WHO ARE THE 70,000 NOT IN REHAB NOR ON SUBSTITUTE MEDICATION?
Jon Hibbs, communications director of the National Treatment Agency for Substance Misuse, has written to Addiction Today stating that "one third of people in treatment (sic) are not on substitute medication. NDTMS figures, given in a recent parliamentary question, confirmed that 131,468 people last year received methadone or buprenorphine. The rest are on abstinence-based programmes".
At face value, this appears excellent: the NTA claims in its Annual Report and press releases that a total of over 200,000 people are "in treatment", which means about 70,000 people on Hibbs' "abstinence-based programmes". But only 2% (about 4,000 patients) are referred to abstinence-based residential rehab, and there are even fewer abstinence-based day programmes. So where are the 65,000 or so patients?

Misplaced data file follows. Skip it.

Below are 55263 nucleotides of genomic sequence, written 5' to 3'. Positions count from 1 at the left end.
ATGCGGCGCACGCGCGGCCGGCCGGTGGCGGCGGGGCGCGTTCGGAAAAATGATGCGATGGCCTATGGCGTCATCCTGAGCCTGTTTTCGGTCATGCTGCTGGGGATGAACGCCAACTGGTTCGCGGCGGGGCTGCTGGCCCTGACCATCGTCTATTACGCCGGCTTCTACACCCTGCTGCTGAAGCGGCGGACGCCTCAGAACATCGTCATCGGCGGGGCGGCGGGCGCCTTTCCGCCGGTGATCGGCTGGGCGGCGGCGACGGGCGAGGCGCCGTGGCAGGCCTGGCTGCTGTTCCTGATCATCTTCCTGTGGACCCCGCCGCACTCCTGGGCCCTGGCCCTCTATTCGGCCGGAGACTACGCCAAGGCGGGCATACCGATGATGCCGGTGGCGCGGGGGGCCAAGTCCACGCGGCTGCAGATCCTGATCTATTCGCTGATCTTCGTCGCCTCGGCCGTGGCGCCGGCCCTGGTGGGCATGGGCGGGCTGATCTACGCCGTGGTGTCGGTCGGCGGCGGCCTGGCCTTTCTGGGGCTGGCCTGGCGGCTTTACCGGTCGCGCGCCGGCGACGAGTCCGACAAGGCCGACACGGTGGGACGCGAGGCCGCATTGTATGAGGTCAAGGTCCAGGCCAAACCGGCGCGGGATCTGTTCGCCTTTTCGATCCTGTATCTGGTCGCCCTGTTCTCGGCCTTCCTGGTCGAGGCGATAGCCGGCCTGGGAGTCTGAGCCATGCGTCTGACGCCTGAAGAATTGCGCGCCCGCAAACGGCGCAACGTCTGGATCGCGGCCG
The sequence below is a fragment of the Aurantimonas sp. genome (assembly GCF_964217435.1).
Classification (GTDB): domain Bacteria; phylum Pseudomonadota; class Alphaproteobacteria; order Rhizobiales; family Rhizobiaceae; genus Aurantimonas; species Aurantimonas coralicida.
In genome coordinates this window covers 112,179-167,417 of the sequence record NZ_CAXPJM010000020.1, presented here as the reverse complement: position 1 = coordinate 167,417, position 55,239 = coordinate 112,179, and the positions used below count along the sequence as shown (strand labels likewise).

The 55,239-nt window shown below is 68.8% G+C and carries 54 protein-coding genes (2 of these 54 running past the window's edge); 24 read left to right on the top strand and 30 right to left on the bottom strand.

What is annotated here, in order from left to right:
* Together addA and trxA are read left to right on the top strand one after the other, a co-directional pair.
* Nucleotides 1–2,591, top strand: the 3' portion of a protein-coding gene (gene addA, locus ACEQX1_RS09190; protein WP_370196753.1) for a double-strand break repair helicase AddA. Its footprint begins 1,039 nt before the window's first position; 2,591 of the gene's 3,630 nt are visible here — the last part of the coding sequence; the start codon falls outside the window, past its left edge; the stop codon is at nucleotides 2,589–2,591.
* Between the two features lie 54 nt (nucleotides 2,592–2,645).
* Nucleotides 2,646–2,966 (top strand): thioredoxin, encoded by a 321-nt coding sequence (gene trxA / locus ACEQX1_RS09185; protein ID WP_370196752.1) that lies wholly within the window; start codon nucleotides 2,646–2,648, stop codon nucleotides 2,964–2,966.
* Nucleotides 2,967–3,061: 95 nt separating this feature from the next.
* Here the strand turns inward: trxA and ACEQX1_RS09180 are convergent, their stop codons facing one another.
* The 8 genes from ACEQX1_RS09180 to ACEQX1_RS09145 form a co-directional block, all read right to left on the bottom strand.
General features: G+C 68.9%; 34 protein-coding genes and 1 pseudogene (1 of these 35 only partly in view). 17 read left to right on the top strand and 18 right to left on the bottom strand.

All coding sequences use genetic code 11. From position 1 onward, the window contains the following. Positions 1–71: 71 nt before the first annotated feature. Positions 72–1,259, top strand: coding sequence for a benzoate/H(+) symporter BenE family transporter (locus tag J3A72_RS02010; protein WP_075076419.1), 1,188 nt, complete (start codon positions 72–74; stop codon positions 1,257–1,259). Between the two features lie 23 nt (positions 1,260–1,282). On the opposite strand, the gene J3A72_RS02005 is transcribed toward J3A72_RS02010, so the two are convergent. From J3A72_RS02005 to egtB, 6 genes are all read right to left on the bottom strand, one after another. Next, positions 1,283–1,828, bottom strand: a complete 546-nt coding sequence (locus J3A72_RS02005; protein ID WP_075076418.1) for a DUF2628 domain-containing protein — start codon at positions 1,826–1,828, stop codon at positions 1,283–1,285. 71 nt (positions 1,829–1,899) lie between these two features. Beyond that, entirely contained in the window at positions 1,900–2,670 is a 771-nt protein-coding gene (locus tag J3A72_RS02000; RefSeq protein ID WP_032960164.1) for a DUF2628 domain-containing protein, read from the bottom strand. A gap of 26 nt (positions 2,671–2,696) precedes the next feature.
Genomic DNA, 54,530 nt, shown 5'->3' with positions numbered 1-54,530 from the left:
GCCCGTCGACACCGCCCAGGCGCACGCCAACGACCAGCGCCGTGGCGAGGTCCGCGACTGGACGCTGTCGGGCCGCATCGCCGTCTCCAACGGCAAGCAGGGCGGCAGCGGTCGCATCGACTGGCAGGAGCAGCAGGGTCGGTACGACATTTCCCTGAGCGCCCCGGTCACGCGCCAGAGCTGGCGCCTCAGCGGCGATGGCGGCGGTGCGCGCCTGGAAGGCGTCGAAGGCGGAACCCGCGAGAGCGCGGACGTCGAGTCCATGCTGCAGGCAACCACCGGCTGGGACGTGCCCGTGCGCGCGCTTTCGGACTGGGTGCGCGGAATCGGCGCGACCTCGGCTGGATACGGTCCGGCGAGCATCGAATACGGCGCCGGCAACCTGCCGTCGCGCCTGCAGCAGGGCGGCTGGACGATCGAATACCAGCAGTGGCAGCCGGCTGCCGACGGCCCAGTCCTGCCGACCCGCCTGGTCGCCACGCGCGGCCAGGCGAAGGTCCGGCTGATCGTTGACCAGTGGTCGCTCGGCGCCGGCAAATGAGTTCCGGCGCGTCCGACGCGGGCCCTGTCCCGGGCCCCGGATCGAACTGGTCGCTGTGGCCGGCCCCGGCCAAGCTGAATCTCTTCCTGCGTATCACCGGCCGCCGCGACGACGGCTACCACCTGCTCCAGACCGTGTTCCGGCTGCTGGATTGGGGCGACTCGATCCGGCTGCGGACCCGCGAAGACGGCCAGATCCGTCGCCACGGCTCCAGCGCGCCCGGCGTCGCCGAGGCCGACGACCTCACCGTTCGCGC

We invite answers about this 'third way' approach with interest. What types of treatment are received, for how long and in what numbers? Which organisations provide it? What are the outcomes of these different environments?
And what percentage of the 65,000 are people seeking help forced to wait 12 weeks between an initial appointment and a second one, who are then labelled as being in "12 weeks retention"?
As ever, an independent audit would underscore this NTA achievement.